Salt of the Earth | Chicago Reader

Salt of the Earth

Rated NR 94 minutes 1954

This rarely screened 1954 classic is the only major American independent feature made by communists; a fictional story about the Mexican-American zinc miners in New Mexico then striking against their Anglo management, it was informed by feminist attitudes that are quite uncharacteristic of the period. The film was inspired by the blacklisting of director Herbert Biberman, screenwriter Michael Wilson (A Place in the Sun), producer and former screenwriter Paul Jarrico, and composer Sol Kaplan, among others; as Jarrico later reasoned, since they'd been drummed out of Hollywood for being subversives, they'd commit a "crime to fit the punishment" by making a subversive film. The results are leftist propaganda of a very high order, powerful and intelligent even when the film registers in spots as naive or dated. Basically kept out of American theaters until 1965, it was widely shown and honored in Europe, but it's never received the recognition it deserves stateside. If you've never seen it, prepare to have your mind blown.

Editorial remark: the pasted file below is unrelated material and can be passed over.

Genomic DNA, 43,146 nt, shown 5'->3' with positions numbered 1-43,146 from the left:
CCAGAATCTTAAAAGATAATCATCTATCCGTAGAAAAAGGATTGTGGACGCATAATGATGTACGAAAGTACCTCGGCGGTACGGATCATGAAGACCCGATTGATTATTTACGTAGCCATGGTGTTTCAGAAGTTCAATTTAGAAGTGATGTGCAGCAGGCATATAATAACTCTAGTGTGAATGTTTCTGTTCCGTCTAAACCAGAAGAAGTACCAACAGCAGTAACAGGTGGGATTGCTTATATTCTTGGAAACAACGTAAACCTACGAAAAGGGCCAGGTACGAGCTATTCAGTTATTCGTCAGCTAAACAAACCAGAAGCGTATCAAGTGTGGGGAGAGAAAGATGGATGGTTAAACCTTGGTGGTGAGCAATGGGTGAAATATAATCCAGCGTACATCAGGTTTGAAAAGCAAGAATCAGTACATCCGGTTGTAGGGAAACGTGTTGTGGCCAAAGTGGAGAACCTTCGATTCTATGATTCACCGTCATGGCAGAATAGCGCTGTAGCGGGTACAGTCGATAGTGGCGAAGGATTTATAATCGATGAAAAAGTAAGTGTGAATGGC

Film Credits

Director: Herbert J. Biberman

Writer: Michael Biberman and Michael Wilson

Producer: Adolfo Barela, Sonja Biberman and Paul Jarrico

Cast: Rosaura Revueltas, Juan Chacon, Will Geer, Adolfo Barela, David Wolfe, Melvin Williams, David Sarvis, Henrietta Williams, Ernest Velasquez and Angela Sanchez

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